Today, the U.S. Supreme Court handed down its decision in the much-anticipated case Burwell v. Hobby Lobby Stores, Inc. (formerly Sebelius v. Hobby Lobby Stores, Inc., consolidated with Conestoga Wood Specialties Corp. v. Burwell and Autocam Corp. v. Burwell).
In a 5-4 opinion by Justice Samuel Alito, the Court held that the Religious Freedom Restoration Act (RFRA) permits a closely held for-profit corporation to deny its employees the health coverage of contraceptives to which the employees are otherwise entitled by the federal Patient Protection and Affordable Care Act of 2010 (ACA), based on the religious objections of the corporation’s owners.
Here is some commentary tracking the progress of these cases before the Court’s ruling:
- Vikram David Amar and Alan Brownstein, Consistency in the Treatment of Religious Liberty Claims: Hobby Lobby and Town of Greece Viewed Side by Side (February 28, 2014)
- Vikram David Amar and Alan Brownstein, The Narrow (and Proper) Way for the Court to Rule in Hobby Lobby’s Favor (April 11, 2014)
- Michael Dorf, Supreme Court Oral Argument Shows How Religious Freedom Claims Have Become Ideologically Charged (March 26, 2014)
- Marci Hamilton, Why the En Banc Tenth Circuit’s Interpretation of the Religious Freedom Restoration Act in Hobby Lobby v. Sebelius Is Indefensible (July 11, 2013)
- Marci Hamilton, The Insatiable Demand for Extreme Religious Liberty Under the RFRAs, Part I: Why Hobby Lobby Falls Outside RFRA’s Protections (March 6, 2014)
- Marci Hamilton, The Lessons of the New Mississippi RFRA that Shed Light on the Hobby Lobby and Conestoga Wood Cases Pending at the Supreme Court (May 15, 2014)
- Marci Hamilton, What RFRA Has Wrought: Hobby Lobby, Onionhead, and the Perils of Religious Triumphalism (June 16, 2014)
Below are the relevant dockets and opinions in the lower courts:
- U.S. District Court for the Western District of Oklahoma
- U.S. Court of Appeals for the Tenth Circuit
- U.S. District Court for the Eastern District of Pennsylvania
- U.S. Court of Appeals for the Third Circuit
Here are some resources for the consolidated cases before the U.S. Supreme Court:
- Oral Argument and Transcript (via SupremeCourt.gov)
- Merit and Amicus Briefs Filed (via American Bar Association)
- Opinion: Burwell v. Hobby Lobby Stores, Inc.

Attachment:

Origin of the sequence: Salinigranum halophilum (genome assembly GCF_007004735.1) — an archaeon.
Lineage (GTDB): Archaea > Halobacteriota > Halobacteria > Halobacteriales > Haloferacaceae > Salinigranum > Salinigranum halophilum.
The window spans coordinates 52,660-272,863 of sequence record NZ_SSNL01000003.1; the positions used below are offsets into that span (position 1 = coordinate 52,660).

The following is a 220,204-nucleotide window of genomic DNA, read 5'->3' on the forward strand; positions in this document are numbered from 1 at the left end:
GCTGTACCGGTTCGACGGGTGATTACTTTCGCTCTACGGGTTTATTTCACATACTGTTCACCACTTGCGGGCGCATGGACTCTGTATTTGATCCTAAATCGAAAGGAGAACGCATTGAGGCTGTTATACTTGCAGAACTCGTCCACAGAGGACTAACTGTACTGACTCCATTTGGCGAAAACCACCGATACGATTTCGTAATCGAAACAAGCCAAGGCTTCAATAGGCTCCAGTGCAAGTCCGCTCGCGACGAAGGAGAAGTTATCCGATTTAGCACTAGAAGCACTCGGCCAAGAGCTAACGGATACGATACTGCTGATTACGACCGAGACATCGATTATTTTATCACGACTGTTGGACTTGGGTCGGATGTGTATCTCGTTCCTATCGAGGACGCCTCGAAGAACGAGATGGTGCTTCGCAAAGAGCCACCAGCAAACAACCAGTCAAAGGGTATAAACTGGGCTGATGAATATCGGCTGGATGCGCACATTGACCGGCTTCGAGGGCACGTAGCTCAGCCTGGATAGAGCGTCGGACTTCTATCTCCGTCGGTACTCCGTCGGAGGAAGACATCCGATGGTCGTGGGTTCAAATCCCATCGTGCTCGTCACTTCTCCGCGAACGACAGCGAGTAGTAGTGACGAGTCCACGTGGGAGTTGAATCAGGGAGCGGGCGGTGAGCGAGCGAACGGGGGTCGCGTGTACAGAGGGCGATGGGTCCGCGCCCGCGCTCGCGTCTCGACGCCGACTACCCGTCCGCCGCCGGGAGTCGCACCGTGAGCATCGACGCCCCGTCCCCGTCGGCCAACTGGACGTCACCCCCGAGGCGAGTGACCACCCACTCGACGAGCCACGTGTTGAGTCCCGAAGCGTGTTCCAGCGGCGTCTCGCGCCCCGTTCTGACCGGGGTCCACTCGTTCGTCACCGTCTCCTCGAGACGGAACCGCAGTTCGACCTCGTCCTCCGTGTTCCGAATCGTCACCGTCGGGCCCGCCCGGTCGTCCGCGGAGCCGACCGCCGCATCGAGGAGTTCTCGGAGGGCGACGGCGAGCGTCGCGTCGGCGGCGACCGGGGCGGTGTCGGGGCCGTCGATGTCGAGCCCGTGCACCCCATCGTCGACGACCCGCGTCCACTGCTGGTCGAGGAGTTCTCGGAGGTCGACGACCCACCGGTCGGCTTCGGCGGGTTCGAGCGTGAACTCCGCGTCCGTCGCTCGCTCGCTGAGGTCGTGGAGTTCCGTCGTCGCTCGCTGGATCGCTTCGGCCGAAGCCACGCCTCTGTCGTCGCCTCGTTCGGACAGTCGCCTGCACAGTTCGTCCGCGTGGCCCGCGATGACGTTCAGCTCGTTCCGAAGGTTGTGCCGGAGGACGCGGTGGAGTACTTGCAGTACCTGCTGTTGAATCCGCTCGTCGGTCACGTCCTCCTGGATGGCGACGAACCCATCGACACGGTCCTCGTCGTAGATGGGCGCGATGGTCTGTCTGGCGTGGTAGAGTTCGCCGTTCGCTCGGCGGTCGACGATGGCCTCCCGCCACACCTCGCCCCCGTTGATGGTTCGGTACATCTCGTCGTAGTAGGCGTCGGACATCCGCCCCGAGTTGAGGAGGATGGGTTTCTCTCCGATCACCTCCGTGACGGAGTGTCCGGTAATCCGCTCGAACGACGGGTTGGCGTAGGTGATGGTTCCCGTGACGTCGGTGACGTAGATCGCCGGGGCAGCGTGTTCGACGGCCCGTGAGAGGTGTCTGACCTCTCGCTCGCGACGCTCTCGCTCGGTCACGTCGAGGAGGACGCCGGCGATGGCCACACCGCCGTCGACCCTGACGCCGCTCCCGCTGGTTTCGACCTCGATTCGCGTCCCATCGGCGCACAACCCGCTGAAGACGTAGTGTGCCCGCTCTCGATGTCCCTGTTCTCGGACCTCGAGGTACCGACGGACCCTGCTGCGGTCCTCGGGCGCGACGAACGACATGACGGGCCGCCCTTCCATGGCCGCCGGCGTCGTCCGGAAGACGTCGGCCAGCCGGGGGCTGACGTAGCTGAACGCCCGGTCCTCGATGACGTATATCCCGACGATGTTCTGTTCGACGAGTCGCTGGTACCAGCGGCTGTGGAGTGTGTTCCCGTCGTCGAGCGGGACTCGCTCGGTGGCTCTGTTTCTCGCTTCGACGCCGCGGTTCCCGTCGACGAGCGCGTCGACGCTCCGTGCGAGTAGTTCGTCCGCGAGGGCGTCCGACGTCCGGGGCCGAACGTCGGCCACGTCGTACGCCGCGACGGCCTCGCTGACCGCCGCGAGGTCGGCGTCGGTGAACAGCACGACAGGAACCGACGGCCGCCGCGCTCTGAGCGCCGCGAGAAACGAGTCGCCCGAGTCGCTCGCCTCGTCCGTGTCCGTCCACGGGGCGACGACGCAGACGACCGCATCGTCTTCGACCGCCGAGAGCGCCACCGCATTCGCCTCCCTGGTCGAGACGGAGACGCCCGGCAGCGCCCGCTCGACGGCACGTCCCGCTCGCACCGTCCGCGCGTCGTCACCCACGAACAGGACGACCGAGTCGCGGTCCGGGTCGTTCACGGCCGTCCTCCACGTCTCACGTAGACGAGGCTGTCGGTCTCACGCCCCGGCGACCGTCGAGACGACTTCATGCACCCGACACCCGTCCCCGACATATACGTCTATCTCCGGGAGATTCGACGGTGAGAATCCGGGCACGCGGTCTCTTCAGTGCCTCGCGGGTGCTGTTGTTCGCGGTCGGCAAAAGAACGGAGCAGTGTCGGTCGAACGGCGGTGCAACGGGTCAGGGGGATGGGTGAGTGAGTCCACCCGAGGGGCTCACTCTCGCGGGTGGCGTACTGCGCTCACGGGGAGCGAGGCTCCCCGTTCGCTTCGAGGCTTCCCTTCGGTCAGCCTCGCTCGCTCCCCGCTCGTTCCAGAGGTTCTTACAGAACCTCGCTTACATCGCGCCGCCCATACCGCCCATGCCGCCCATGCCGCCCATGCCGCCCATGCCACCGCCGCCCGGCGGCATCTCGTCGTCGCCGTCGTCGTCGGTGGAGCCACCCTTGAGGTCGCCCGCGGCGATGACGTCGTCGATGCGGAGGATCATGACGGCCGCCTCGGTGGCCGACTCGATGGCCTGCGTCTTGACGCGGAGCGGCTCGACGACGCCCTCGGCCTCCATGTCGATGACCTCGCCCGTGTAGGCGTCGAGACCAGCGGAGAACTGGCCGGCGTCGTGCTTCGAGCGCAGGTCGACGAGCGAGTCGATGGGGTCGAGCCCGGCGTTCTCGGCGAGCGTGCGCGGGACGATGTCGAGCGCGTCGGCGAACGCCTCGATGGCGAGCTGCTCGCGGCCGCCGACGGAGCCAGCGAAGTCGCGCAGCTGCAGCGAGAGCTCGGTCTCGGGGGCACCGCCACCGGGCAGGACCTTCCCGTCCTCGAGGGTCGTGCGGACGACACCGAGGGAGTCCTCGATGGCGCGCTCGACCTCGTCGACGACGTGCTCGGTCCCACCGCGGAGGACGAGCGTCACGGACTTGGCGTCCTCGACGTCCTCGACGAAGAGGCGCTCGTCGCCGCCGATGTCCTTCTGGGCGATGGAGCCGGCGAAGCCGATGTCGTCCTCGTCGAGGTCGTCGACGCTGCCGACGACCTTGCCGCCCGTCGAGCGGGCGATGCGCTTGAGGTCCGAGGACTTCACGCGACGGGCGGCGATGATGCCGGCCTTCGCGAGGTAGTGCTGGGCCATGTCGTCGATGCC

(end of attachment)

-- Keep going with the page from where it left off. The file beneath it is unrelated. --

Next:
Justia Opinion Summary
Department of Health and Human Services (HHS) regulations implementing the 2010 Patient Protection and Affordable Care Act (ACA) require that employers’ group health plans furnish preventive care and screenings for women without cost sharing requirements, 42 U.S.C. 300gg–13(a)(4). Nonexempt employers must provide coverage for 20 FDA-approved contraceptive methods, including four that may have the effect of preventing a fertilized egg from developing. Religious employers, such as churches, are exempt from the contraceptive mandate. HHS has effectively exempted religious nonprofit organizations; an insurer must exclude contraceptive coverage from such an employer’s plan and provide participants with separate payments for contraceptive services. Closely held for-profit corporations sought an injunction under the 1993 Religious Freedom Restoration Act (RFRA), which prohibits the government from substantially burdening a person’s exercise of religion even by a rule of general applicability unless it demonstrates that imposing the burden is the least restrictive means of furthering a compelling governmental interest, 42 U.S.C. 2000bb–1(a), (b). As amended by the Religious Land Use and Institutionalized Persons Act of 2000 (RLUIPA), RFRA covers “any exercise of religion, whether or not compelled by, or central to, a system of religious belief.” The Third Circuit held that a for-profit corporation could not “engage in religious exercise” under RFRA and that the mandate imposed no requirements on corporate owners in their personal capacity. The Tenth Circuit held that the businesses are “persons” under RFRA; that the contraceptive mandate substantially burdened their religious exercise; and that HHS had not demonstrated that the mandate was the “least restrictive means” of furthering a compelling governmental interest.
The Supreme Court ruled in favor of the businesses, holding that RFRA applies to regulations that govern the activities of closely held for-profit corporations. The Court declined to “leave merchants with a difficult choice” of giving up the right to seek judicial protection of their religious liberty or forgoing the benefits of operating as corporations. Nothing in RFRA suggests intent to depart from the Dictionary Act definition of “person,” which includes corporations, 1 U.S.C.1; no definition of “person” includes natural persons and nonprofit corporations, but excludes for-profit corporations. “Any suggestion that for-profit corporations are incapable of exercising religion because their purpose is simply to make money flies in the face of modern corporate law.” The Court rejected arguments based on the difficulty of ascertaining the “beliefs” of large, publicly traded corporations and that the mandate itself requires only insurance coverage. If the plaintiff companies refuse to provide contraceptive coverage, they face severe economic consequences; the government failed to show that the contraceptive mandate is the least restrictive means of furthering a compelling interest in guaranteeing cost-free access to the four challenged contraceptive methods. The government could assume the cost of providing the four contraceptives or could extend the accommodation already established for religious nonprofit organizations. The Court noted that its decision concerns only the contraceptive mandate, not all insurance-coverage mandates, e.g., for vaccinations or blood transfusions.